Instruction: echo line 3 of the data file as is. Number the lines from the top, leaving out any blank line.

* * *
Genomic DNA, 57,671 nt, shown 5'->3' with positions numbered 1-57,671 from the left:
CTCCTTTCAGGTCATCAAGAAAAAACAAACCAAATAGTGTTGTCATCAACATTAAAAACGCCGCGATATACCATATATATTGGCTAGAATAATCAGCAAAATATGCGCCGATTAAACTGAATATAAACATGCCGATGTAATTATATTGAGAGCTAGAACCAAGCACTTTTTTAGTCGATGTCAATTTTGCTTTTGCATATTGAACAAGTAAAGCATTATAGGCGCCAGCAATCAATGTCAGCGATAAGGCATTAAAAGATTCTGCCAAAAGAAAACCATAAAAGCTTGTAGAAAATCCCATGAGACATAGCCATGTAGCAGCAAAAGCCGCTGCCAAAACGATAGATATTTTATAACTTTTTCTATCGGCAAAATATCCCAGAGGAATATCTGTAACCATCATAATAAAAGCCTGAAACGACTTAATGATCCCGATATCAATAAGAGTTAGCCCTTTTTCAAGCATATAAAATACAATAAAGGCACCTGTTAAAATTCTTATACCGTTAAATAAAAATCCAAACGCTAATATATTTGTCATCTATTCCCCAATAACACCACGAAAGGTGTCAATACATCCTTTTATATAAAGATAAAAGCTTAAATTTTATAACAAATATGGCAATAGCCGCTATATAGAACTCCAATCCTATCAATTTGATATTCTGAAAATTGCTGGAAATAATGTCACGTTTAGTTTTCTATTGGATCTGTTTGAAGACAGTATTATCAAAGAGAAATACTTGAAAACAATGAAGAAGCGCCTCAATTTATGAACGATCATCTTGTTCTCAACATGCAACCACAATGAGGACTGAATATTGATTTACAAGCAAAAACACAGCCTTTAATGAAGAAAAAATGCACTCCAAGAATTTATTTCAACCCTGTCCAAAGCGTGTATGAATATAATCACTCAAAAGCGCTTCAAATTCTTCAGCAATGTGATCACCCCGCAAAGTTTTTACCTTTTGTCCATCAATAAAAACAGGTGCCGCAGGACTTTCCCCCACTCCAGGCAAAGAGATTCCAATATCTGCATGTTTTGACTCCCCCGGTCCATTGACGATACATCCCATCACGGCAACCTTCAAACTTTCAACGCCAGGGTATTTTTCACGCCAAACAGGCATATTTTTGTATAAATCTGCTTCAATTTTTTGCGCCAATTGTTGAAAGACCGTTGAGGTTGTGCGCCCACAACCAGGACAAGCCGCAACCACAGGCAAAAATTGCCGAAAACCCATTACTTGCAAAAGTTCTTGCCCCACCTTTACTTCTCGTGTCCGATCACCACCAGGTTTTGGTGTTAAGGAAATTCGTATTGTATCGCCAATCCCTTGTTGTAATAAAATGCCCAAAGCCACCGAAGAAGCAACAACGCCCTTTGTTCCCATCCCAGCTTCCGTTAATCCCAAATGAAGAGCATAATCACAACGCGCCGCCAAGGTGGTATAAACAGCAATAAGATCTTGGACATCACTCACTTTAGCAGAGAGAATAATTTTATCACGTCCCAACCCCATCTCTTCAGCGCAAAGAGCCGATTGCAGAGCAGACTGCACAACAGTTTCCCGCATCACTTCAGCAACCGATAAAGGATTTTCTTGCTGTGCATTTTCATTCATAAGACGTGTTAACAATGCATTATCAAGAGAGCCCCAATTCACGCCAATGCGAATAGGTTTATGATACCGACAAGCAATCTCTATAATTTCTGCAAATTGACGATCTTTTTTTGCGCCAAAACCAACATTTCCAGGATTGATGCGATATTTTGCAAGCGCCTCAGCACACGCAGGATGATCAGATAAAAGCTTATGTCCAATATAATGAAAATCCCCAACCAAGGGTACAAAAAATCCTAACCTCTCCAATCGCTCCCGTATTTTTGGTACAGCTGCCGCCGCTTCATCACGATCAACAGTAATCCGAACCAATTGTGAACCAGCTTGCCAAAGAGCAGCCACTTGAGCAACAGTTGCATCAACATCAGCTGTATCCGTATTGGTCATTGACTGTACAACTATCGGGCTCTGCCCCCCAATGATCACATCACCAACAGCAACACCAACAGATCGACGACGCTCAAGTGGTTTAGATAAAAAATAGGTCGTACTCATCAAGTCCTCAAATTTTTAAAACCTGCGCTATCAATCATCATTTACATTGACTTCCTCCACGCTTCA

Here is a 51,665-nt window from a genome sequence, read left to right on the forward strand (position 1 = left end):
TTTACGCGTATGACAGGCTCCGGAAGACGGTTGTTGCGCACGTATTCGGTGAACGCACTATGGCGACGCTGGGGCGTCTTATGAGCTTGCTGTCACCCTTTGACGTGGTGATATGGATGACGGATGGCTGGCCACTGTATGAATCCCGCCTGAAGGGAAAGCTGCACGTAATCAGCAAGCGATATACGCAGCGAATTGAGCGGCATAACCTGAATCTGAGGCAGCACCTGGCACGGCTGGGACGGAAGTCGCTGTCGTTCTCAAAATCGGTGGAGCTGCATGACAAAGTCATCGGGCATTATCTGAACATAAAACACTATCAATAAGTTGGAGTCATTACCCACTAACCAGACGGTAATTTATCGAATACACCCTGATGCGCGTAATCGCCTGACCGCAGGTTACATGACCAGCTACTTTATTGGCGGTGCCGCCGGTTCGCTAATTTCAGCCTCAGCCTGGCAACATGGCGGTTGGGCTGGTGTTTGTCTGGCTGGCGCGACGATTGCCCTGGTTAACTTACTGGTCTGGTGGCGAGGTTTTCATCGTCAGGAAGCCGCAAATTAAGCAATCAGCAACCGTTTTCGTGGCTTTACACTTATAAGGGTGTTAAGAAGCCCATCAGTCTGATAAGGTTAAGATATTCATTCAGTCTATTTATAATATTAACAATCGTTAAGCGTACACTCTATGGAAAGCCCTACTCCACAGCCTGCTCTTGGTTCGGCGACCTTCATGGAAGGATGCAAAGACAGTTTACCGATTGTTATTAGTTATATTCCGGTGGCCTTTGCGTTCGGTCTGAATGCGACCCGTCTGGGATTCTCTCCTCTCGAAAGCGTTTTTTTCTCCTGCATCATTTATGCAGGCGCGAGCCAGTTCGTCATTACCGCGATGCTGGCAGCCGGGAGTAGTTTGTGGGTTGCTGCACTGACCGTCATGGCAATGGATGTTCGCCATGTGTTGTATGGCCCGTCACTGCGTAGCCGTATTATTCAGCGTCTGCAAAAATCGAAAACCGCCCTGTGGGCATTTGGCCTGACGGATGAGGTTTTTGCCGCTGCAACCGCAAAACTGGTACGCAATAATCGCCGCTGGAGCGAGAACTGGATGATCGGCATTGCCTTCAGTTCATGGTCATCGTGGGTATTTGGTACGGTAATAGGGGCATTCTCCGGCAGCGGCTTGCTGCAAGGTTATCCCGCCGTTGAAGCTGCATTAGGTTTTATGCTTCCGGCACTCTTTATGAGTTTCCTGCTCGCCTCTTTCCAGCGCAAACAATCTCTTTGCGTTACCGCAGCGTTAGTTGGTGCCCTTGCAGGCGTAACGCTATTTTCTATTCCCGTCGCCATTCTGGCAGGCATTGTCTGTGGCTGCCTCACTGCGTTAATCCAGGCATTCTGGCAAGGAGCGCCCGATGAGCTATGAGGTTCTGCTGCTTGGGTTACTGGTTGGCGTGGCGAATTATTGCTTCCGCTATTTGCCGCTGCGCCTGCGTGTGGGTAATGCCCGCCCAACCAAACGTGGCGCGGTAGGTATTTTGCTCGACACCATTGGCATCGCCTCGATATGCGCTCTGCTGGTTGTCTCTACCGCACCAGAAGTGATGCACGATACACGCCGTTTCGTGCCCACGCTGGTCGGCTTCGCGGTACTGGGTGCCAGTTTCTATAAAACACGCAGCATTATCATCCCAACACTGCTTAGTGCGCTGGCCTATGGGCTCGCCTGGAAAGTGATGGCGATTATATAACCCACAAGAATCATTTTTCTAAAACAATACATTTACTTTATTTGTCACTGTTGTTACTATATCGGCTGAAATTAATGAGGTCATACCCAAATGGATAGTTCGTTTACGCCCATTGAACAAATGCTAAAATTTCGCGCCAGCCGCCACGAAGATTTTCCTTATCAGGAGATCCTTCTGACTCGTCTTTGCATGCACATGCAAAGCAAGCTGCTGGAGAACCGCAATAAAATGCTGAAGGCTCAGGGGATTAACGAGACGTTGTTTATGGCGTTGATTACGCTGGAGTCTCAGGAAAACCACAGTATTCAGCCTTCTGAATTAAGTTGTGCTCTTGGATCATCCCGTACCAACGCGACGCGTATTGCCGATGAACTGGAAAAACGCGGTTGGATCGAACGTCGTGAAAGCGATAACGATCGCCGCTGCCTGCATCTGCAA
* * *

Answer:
Here is a 51,665-nt window from a genome sequence, read left to right on the forward strand (position 1 = left end):